By Ragheema Mclean
The Western Cape Department of Social Development recently informed non-profit organizations about an impending reduction of conditional grants from the national government by R642.2 million for the upcoming year.
This announcement came just one day after the 16 days of activism campaign against gender-based violence ended on Sunday.
Director at the Ihata Shelter Nuran Osman, highlighted on the VOC Breakfast show that numerous small nonprofit organizations heavily rely on government funding.
She said, “There are multiple challenges with this. If we lose our funding it would force us to stop operating.”
Osman expressed deep concern over the potential closure of these organisations particularly in a country where gender-based violence (GBV) and femicide rates rank among the highest globally.
“We are already struggling to get convictions of perpetrators. What’s going to happen now when these safe spaces for women will have to close down.”
She painted a distressing picture of the aftermath if funding were lost, foreseeing widespread unemployment and the closure of numerous organizations dedicated to combating not only GBV, but child and elderly care as well.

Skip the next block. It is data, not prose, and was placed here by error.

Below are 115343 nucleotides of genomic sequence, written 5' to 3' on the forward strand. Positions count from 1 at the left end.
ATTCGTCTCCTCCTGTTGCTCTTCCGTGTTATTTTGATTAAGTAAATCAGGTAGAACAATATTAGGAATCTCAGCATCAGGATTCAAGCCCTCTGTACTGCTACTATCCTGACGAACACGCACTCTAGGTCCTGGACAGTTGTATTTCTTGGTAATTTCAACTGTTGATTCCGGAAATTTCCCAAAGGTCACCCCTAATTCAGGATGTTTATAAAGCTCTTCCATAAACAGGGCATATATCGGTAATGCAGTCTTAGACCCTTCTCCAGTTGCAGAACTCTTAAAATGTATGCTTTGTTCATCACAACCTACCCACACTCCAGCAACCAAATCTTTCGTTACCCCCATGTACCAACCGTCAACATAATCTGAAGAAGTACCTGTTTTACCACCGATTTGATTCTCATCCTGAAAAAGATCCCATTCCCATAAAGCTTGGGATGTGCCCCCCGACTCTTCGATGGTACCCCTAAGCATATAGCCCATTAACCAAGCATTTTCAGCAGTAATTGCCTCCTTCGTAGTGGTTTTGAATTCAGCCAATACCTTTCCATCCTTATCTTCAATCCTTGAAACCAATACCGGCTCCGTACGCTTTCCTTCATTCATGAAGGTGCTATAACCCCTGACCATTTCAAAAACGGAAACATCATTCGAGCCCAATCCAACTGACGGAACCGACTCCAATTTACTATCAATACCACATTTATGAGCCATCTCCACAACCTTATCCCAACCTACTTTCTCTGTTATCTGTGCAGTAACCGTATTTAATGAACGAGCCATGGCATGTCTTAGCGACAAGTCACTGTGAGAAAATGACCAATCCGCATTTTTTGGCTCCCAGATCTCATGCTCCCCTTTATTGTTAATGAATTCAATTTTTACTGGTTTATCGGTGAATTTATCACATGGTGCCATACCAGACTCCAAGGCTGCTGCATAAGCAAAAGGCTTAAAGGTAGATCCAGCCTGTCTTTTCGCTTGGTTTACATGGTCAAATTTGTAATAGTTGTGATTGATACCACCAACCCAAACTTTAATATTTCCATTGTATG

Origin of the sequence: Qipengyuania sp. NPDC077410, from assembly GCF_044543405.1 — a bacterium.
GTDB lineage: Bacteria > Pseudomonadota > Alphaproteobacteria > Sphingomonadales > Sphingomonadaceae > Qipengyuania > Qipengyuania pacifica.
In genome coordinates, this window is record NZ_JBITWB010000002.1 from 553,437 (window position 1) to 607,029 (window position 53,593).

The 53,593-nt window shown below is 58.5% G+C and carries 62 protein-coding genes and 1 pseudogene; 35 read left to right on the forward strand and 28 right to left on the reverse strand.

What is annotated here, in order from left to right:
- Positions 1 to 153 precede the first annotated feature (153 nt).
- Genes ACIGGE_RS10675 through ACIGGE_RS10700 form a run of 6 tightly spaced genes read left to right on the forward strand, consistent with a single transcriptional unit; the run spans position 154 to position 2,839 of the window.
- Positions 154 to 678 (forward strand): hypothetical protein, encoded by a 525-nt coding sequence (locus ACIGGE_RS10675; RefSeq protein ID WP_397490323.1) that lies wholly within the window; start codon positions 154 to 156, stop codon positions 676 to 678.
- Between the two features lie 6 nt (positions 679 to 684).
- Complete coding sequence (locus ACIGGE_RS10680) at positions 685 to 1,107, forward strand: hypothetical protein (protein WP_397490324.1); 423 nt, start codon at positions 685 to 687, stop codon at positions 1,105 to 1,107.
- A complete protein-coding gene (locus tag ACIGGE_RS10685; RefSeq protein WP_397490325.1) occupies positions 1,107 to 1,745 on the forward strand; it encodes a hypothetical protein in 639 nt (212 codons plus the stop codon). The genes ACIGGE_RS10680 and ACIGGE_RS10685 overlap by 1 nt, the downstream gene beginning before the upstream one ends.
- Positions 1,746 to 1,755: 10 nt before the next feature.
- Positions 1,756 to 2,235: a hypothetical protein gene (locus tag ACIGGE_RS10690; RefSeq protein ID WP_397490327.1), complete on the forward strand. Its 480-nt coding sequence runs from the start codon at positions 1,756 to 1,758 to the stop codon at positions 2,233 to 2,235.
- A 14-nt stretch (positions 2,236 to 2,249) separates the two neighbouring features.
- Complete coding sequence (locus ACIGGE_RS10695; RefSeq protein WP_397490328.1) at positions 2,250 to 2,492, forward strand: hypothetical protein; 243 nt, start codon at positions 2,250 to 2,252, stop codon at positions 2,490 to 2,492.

“Where are we going to find money – the economy is already struggling on its own.”
“Our shelter may not be a beneficiaries of government funding come next year.”
Meanwhile, Osman also mentioned that they have received correspondence indicating the Western Cape government’s intention to contest the funding reduction through legal action and would appeal the decision in court.
“It’s a crisis, and this on the eve on the end of the financial year.”
“So literally we have three months to get our affairs in order and see what we can do to keep the doors open.”
“I believe that the work will continue, but I don’t also want to be naïve and run the organisation on a wish and a promise.”